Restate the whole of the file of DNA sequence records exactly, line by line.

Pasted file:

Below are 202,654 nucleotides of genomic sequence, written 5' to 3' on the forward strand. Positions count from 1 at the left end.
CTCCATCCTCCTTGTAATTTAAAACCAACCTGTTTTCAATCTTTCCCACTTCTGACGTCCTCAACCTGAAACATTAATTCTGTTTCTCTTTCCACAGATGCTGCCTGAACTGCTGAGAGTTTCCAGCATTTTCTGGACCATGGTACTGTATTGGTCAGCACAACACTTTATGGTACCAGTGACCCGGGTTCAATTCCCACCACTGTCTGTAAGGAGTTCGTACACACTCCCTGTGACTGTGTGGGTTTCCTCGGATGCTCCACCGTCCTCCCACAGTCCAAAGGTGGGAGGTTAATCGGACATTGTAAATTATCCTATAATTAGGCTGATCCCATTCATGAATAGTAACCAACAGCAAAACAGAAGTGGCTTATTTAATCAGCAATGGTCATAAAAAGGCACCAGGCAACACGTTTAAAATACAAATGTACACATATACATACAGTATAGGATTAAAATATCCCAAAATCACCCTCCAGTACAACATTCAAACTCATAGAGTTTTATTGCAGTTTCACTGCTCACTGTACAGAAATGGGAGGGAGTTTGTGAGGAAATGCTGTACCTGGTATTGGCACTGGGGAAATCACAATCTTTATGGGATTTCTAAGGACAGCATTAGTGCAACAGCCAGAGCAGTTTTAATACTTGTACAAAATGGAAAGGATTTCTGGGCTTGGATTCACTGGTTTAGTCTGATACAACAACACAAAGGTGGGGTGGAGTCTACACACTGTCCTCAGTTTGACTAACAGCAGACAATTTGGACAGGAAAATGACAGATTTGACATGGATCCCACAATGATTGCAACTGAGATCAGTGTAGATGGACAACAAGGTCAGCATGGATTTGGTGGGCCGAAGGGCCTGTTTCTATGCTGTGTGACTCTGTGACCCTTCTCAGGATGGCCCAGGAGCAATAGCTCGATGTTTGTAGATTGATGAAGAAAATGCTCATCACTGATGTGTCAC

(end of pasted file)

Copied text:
Below are 202,654 nucleotides of genomic sequence, written 5' to 3' on the forward strand. Positions count from 1 at the left end.
CTCCATCCTCCTTGTAATTTAAAACCAACCTGTTTTCAATCTTTCCCACTTCTGACGTCCTCAACCTGAAACATTAATTCTGTTTCTCTTTCCACAGATGCTGCCTGAACTGCTGAGAGTTTCCAGCATTTTCTGGACCATGGTACTGTATTGGTCAGCACAACACTTTATGGTACCAGTGACCCGGGTTCAATTCCCACCACTGTCTGTAAGGAGTTCGTACACACTCCCTGTGACTGTGTGGGTTTCCTCGGATGCTCCACCGTCCTCCCACAGTCCAAAGGTGGGAGGTTAATCGGACATTGTAAATTATCCTATAATTAGGCTGATCCCATTCATGAATAGTAACCAACAGCAAAACAGAAGTGGCTTATTTAATCAGCAATGGTCATAAAAAGGCACCAGGCAACACGTTTAAAATACAAATGTACACATATACATACAGTATAGGATTAAAATATCCCAAAATCACCCTCCAGTACAACATTCAAACTCATAGAGTTTTATTGCAGTTTCACTGCTCACTGTACAGAAATGGGAGGGAGTTTGTGAGGAAATGCTGTACCTGGTATTGGCACTGGGGAAATCACAATCTTTATGGGATTTCTAAGGACAGCATTAGTGCAACAGCCAGAGCAGTTTTAATACTTGTACAAAATGGAAAGGATTTCTGGGCTTGGATTCACTGGTTTAGTCTGATACAACAACACAAAGGTGGGGTGGAGTCTACACACTGTCCTCAGTTTGACTAACAGCAGACAATTTGGACAGGAAAATGACAGATTTGACATGGATCCCACAATGATTGCAACTGAGATCAGTGTAGATGGACAACAAGGTCAGCATGGATTTGGTGGGCCGAAGGGCCTGTTTCTATGCTGTGTGACTCTGTGACCCTTCTCAGGATGGCCCAGGAGCAATAGCTCGATGTTTGTAGATTGATGAAGAAAATGCTCATCACTGATGTGTCAC